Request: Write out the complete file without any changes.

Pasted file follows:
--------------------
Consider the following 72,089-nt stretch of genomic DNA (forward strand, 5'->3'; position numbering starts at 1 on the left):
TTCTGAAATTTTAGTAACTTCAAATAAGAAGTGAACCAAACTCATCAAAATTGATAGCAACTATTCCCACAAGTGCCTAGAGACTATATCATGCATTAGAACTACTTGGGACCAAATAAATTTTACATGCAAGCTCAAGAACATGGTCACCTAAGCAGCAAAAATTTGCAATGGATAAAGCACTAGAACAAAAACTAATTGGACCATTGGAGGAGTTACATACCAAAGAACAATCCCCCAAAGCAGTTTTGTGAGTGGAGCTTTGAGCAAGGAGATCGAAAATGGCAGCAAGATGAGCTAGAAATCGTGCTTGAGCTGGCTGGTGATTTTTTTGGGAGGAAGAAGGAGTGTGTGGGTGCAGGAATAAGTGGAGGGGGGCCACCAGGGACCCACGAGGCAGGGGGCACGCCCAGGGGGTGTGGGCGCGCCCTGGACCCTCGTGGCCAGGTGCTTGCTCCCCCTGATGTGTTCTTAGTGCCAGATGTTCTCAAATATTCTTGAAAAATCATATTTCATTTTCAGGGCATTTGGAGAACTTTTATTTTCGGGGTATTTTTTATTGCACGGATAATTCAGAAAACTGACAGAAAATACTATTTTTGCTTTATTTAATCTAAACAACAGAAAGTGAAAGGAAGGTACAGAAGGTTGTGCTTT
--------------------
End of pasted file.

Consider the following 72,089-nt stretch of genomic DNA (forward strand, 5'->3'; position numbering starts at 1 on the left):
TTCTGAAATTTTAGTAACTTCAAATAAGAAGTGAACCAAACTCATCAAAATTGATAGCAACTATTCCCACAAGTGCCTAGAGACTATATCATGCATTAGAACTACTTGGGACCAAATAAATTTTACATGCAAGCTCAAGAACATGGTCACCTAAGCAGCAAAAATTTGCAATGGATAAAGCACTAGAACAAAAACTAATTGGACCATTGGAGGAGTTACATACCAAAGAACAATCCCCCAAAGCAGTTTTGTGAGTGGAGCTTTGAGCAAGGAGATCGAAAATGGCAGCAAGATGAGCTAGAAATCGTGCTTGAGCTGGCTGGTGATTTTTTTGGGAGGAAGAAGGAGTGTGTGGGTGCAGGAATAAGTGGAGGGGGGCCACCAGGGACCCACGAGGCAGGGGGCACGCCCAGGGGGTGTGGGCGCGCCCTGGACCCTCGTGGCCAGGTGCTTGCTCCCCCTGATGTGTTCTTAGTGCCAGATGTTCTCAAATATTCTTGAAAAATCATATTTCATTTTCAGGGCATTTGGAGAACTTTTATTTTCGGGGTATTTTTTATTGCACGGATAATTCAGAAAACTGACAGAAAATACTATTTTTGCTTTATTTAATCTAAACAACAGAAAGTGAAAGGAAGGTACAGAAGGTTGTGCTTT